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In times past, anyone who wanted to buy something went to the local store for it. Today the relationship between customer and supplier is somewhat more complex. There are various channels and points of contact to which the customer can turn, depending on the time and place in which that customer finds himself. For the supplier, the issue is to coordinate everything and offer the customer a seamless experience across the various channels. “It’s difficult to draw a general line,” says Gino Van Ossel, Professor at the Vlerick Business School. “Every company must make a choice based on its strategy.” In practice a website – or other form of online presence – often turns out to be a new gateway to the analog store. “Potential customers seek online information before they go to the store. So it’s important to offer more online than just an overview of the product selection. The customer is not only seeking information on products or services but also wants to know what you should watch out for, how you should choose, and so on. The customer is seeking rich content, for example in the form of video.”
The evolution toward ‘omnichannels’ – with a store, website, online shop and apps – is especially visible in retail. “But major differences remain between various sectors,” said Van Ossel. “In supermarkets the choice online is usually much smaller than that in the store. The customer also usually chooses one channel; he buys either online or in the store.” In food the share of online sales remains, in fact, very limited. In retail electronics there is much more interplay between on- and offline, with customers who gather information via the website, come to the store to examine things, and then still make the actual purchase online. “Someone planning to buy a new car spends a third less time, on average, visiting various showrooms,” stated Van Ossel. “The customer makes his choice largely online, and then goes to the dealer with a very specific request for a quotation.”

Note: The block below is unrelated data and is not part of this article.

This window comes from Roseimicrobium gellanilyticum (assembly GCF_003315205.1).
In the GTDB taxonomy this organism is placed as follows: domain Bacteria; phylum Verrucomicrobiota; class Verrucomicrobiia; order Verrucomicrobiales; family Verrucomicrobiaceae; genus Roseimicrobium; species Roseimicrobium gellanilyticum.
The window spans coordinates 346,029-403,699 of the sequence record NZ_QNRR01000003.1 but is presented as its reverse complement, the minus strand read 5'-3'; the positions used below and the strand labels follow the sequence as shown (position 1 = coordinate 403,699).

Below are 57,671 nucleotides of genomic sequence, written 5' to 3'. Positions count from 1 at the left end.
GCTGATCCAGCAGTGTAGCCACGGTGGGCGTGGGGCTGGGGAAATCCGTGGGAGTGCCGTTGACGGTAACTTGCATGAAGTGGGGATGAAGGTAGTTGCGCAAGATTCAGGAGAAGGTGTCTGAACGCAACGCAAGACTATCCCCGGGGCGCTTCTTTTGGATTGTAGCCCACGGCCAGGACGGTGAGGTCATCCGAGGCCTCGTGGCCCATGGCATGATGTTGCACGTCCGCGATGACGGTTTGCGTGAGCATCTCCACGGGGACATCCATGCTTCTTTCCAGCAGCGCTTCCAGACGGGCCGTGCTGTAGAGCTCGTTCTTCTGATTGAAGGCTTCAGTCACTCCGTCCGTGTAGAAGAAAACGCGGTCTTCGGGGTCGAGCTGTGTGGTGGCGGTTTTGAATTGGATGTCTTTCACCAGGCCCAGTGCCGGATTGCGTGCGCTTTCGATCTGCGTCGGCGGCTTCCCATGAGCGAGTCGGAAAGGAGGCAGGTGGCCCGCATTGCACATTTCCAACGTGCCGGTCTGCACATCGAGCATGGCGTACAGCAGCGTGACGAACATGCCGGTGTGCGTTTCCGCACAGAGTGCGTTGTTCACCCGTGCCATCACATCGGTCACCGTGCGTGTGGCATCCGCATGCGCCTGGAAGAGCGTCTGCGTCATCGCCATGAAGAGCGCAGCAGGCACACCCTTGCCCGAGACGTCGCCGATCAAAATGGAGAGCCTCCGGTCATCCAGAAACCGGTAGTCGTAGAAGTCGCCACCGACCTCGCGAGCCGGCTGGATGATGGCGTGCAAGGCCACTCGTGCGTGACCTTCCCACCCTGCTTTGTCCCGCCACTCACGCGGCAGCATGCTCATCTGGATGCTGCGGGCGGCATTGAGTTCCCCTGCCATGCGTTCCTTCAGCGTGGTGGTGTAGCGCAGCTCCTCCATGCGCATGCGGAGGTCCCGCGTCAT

The customer is central to the whole story, but that doesn’t work without technology behind the scenes. IT demands the necessary attention, with regard to the budget. The ‘omnichannel’ approach only works well when all the systems involved talk to each other. “Above all, however, the IT environment must be agile and flexible,” concluded Van Ossel. “There must be a solid backbone that the company can build on further in the future.”
Gino Van Ossel is Professor of Retail and Trade Marketing at the Vlerick Business School. He studies, among other things, how digital channels influence the buying behavior of the customer. His book ‘Omnichannel in Retail’ is the first Flemish work to be named Management Book of the Year in the Netherlands.
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